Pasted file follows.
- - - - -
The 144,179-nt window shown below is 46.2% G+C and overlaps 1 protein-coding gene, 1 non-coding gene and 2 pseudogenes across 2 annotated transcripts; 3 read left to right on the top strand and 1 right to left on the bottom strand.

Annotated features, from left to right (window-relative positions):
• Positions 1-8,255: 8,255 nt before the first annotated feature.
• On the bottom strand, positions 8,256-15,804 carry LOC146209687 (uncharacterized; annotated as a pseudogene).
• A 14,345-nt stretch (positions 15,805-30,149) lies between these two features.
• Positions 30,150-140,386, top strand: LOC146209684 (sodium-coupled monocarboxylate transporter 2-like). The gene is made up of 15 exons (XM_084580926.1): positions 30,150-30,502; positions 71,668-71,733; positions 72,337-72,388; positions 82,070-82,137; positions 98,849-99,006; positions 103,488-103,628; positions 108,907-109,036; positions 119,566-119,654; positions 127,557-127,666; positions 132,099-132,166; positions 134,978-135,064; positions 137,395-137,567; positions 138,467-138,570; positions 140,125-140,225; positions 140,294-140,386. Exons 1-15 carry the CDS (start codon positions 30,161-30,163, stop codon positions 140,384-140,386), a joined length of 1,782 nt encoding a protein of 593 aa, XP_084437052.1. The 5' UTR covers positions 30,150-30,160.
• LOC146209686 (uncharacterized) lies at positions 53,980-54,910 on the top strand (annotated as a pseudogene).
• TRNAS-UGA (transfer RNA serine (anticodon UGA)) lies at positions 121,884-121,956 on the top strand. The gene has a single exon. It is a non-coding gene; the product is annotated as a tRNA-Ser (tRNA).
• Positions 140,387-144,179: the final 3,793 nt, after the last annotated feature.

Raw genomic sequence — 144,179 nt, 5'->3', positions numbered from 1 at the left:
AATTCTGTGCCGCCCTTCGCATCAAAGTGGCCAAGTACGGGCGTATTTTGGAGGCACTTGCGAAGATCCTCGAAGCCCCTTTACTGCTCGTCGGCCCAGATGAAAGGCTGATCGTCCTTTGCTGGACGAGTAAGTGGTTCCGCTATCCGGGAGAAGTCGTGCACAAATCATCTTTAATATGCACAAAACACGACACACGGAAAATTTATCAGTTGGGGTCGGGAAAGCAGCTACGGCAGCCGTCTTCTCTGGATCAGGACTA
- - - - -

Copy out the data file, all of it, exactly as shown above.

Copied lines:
The 144,179-nt window shown below is 46.2% G+C and overlaps 1 protein-coding gene, 1 non-coding gene and 2 pseudogenes across 2 annotated transcripts; 3 read left to right on the top strand and 1 right to left on the bottom strand.

Annotated features, from left to right (window-relative positions):
• Positions 1-8,255: 8,255 nt before the first annotated feature.
• On the bottom strand, positions 8,256-15,804 carry LOC146209687 (uncharacterized; annotated as a pseudogene).
• A 14,345-nt stretch (positions 15,805-30,149) lies between these two features.
• Positions 30,150-140,386, top strand: LOC146209684 (sodium-coupled monocarboxylate transporter 2-like). The gene is made up of 15 exons (XM_084580926.1): positions 30,150-30,502; positions 71,668-71,733; positions 72,337-72,388; positions 82,070-82,137; positions 98,849-99,006; positions 103,488-103,628; positions 108,907-109,036; positions 119,566-119,654; positions 127,557-127,666; positions 132,099-132,166; positions 134,978-135,064; positions 137,395-137,567; positions 138,467-138,570; positions 140,125-140,225; positions 140,294-140,386. Exons 1-15 carry the CDS (start codon positions 30,161-30,163, stop codon positions 140,384-140,386), a joined length of 1,782 nt encoding a protein of 593 aa, XP_084437052.1. The 5' UTR covers positions 30,150-30,160.
• LOC146209686 (uncharacterized) lies at positions 53,980-54,910 on the top strand (annotated as a pseudogene).
• TRNAS-UGA (transfer RNA serine (anticodon UGA)) lies at positions 121,884-121,956 on the top strand. The gene has a single exon. It is a non-coding gene; the product is annotated as a tRNA-Ser (tRNA).
• Positions 140,387-144,179: the final 3,793 nt, after the last annotated feature.

Raw genomic sequence — 144,179 nt, 5'->3', positions numbered from 1 at the left:
AATTCTGTGCCGCCCTTCGCATCAAAGTGGCCAAGTACGGGCGTATTTTGGAGGCACTTGCGAAGATCCTCGAAGCCCCTTTACTGCTCGTCGGCCCAGATGAAAGGCTGATCGTCCTTTGCTGGACGAGTAAGTGGTTCCGCTATCCGGGAGAAGTCGTGCACAAATCATCTTTAATATGCACAAAACACGACACACGGAAAATTTATCAGTTGGGGTCGGGAAAGCAGCTACGGCAGCCGTCTTCTCTGGATCAGGACTA